Accurate detection of PBC specific ANA using IgG subclass specific antisera gave us the opportunity to reassess their clinical relevance. Contrary views as to whether PBC specific ANA are of prognostic or clinical importance have been expressed in previous studies using either conventional IIFL or molecularly based assays.6,7–14,16–18,35,36 Thus, Invernizzi and colleagues17 studying reactivity against nuclear pore complex—the target of antibodies giving the RL/M immunofluorescent pattern—found that seropositive patients have cirrhosis and its complications more frequently than those seronegative. A subsequent study by Miyachi and colleagues35 was unable to substantiate these findings although it was based on similar antigenic preparations. Similarly, Itoh and colleagues16 and Muratori and colleagues18 reported that the presence of antibodies to the nuclear envelope gp210 antigen is associated with disease severity and worse prognosis. However, no such link was found in earlier studies in larger groups of patients.7–9 These discrepancies may be due to differences in study design and to the variety of antigenic preparations used. In particular, a limitation of the molecular based assays is the need to select some targets, neglecting others of potential equal importance.

The advantage of the IgG isotype specific IIFL technique used in the present study is that, by its nature, it is able to detect all ANA specificities with the added bonus of being easy to perform.

Of clinical relevance, our own results indicate that patients positive for PBC specific ANA reactivities, of any of the Ig isotypes, have a histologically more advanced disease, are more frequently cirrhotic, and have a worse outcome, than those seronegative. Seropositivity for anti-MND, in particular, is associated with marked alterations in liver function tests, more advanced histological stage, presence of symptoms, and worse outcome.

ANA of the IgG3 class characterised patients with a longer disease duration and more severe histological picture. The possibility that the IgG3 isotype is associated with a more severe histology as a consequence of its association with longer duration of disease is refuted by the observation that in two groups of patients matched for disease duration, those with PBC specific ANA of IgG3 isotypes were more frequently cirrhotic. Longer duration of disease17 but similar age may suggest that the diagnosis of the disease in PBC specific ANA seropositive patients is made at an earlier time point compared with negative patients. Also, AMA have a substantial IgG3 component, and an elevated level of IgG3 anti-PDC-E2 is associated with more rapid disease progression.37 Peculiar to this immunoglobulin isotype is its ability to activate complement with high efficiency38 and to act as the principal mediator of antibody dependent cell mediated cytotoxicity,39,40 the two main mechanisms through which antibodies inflict cell damage.41 Whether autoantibodies of the IgG3 isotype are of pathogenic relevance in PBC or just markers of disease activity, however, remains to be established in future prospective studies.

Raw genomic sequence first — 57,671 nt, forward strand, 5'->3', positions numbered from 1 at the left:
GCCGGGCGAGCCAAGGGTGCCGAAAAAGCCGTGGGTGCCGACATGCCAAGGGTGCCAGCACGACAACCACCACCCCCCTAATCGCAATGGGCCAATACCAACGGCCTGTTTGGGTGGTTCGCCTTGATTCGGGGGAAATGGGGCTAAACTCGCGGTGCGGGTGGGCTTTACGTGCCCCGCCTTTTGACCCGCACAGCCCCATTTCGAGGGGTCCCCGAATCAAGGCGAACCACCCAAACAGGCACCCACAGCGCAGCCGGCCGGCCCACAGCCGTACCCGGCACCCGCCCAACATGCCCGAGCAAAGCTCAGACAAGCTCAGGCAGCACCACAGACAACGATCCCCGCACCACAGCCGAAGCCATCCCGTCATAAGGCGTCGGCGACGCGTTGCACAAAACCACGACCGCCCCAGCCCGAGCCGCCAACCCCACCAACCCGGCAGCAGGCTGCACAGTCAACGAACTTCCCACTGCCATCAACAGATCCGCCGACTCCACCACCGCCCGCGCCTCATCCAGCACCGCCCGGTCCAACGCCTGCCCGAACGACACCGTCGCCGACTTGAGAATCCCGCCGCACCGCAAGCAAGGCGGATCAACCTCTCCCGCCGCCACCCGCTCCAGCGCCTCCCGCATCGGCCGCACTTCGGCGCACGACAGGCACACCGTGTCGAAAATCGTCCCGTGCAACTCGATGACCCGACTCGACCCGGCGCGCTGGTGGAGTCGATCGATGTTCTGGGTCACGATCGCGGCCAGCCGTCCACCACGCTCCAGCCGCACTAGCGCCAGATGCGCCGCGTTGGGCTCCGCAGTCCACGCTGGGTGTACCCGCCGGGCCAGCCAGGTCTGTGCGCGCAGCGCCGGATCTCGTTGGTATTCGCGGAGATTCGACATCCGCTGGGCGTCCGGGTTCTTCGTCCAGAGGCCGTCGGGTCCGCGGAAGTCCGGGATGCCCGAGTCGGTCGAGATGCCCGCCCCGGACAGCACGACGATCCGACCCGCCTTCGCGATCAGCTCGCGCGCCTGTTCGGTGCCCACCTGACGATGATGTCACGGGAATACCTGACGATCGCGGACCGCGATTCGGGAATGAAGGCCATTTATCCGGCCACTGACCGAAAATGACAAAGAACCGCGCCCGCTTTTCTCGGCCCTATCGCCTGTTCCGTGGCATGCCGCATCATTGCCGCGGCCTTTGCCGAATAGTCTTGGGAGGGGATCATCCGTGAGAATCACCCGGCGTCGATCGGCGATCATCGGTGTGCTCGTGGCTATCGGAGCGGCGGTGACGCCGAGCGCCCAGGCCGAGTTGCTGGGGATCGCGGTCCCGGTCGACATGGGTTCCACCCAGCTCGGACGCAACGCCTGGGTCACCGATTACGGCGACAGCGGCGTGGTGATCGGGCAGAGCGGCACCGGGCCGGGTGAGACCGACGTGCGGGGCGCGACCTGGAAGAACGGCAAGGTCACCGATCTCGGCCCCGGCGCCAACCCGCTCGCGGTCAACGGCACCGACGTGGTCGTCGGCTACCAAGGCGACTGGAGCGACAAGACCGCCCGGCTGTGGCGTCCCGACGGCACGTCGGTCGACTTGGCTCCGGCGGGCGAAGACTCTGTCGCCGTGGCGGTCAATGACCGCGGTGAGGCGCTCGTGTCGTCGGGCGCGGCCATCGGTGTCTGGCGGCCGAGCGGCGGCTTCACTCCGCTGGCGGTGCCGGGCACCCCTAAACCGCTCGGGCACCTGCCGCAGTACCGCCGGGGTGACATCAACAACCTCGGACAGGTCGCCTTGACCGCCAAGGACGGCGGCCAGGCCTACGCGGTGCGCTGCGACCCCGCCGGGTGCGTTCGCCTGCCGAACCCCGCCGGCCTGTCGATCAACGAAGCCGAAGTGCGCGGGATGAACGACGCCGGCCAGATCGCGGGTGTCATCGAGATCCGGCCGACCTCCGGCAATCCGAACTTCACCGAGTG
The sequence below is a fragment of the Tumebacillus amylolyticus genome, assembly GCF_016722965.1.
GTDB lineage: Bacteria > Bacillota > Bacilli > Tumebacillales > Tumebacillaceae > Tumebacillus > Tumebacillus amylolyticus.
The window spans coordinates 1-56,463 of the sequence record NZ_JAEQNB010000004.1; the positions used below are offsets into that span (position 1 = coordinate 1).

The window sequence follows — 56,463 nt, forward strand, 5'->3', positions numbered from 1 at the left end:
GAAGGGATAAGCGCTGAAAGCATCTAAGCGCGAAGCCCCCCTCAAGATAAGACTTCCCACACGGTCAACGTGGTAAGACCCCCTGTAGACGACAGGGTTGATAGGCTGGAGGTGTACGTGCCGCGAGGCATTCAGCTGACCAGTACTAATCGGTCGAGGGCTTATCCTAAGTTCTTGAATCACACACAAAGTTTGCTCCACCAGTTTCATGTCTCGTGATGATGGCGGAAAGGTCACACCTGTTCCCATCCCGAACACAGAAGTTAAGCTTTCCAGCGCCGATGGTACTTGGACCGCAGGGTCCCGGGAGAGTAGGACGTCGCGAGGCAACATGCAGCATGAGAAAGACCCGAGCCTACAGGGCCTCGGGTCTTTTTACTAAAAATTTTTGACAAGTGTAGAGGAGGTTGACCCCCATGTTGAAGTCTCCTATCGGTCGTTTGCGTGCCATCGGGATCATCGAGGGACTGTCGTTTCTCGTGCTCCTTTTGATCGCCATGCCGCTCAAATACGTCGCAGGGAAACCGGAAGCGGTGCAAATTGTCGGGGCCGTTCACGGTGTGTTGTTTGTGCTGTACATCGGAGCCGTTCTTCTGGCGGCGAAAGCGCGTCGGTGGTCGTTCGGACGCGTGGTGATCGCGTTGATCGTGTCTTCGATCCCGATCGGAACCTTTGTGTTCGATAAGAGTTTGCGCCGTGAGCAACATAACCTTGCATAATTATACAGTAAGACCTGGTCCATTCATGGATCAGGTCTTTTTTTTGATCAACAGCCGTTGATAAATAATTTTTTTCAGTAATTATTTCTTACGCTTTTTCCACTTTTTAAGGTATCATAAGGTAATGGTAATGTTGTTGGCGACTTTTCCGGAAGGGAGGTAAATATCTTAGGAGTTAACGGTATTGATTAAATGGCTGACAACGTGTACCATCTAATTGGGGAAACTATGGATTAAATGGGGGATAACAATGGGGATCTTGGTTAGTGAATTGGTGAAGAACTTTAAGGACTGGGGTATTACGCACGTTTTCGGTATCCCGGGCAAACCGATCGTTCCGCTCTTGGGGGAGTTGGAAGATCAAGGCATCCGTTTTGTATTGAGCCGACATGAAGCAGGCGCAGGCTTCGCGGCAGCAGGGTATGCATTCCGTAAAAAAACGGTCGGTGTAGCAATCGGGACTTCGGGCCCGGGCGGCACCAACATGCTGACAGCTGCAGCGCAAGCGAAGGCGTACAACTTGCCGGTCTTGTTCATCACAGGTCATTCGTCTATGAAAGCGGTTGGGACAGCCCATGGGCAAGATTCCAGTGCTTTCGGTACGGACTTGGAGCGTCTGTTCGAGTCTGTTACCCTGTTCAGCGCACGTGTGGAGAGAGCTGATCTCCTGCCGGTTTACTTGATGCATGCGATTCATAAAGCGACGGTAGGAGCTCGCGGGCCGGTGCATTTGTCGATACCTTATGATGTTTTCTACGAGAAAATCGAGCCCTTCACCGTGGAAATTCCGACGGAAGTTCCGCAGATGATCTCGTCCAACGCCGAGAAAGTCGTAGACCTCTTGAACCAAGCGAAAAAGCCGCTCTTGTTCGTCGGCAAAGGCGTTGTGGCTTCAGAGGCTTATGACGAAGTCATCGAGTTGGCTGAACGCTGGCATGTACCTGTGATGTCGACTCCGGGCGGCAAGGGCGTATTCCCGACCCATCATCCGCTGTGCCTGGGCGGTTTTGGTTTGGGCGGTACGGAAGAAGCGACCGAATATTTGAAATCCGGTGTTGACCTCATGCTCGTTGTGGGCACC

Acknowledgments

The authors thank Professor George Koukoulis for his evaluation of liver biopsies from patients with PBC, and Professor Giorgina Mieli-Vergani for her critical comments. Dimitrios-Petrou Bogdanos is supported by the Children’s Liver Disease Foundation, Birmingham, UK. This project was supported in part by a grant from the Instituto de Salud Carlos III (C03/02).

REFERENCES

View Abstract
  • The appendix is available as a downloadable PDF (printer friendly file).

    If you do not have Adobe Reader installed on your computer,
    you can download this free-of-charge, please Click here

     

    Files in this Data Supplement:

    • [view PDF] - Appendix 1. Distribution of RL/M and MND IgG subclasses of 65 patients with PBC-specific ANA reactivity

Footnotes

  • * E I Rigopoulou and E T Davies contributed equally to this work.

  • Conflict of interest: None declared.

Request permissions

If you wish to reuse any or all of this article please use the link below which will take you to the Copyright Clearance Center’s RightsLink service. You will be able to get a quick price and instant permission to reuse the content in many different ways.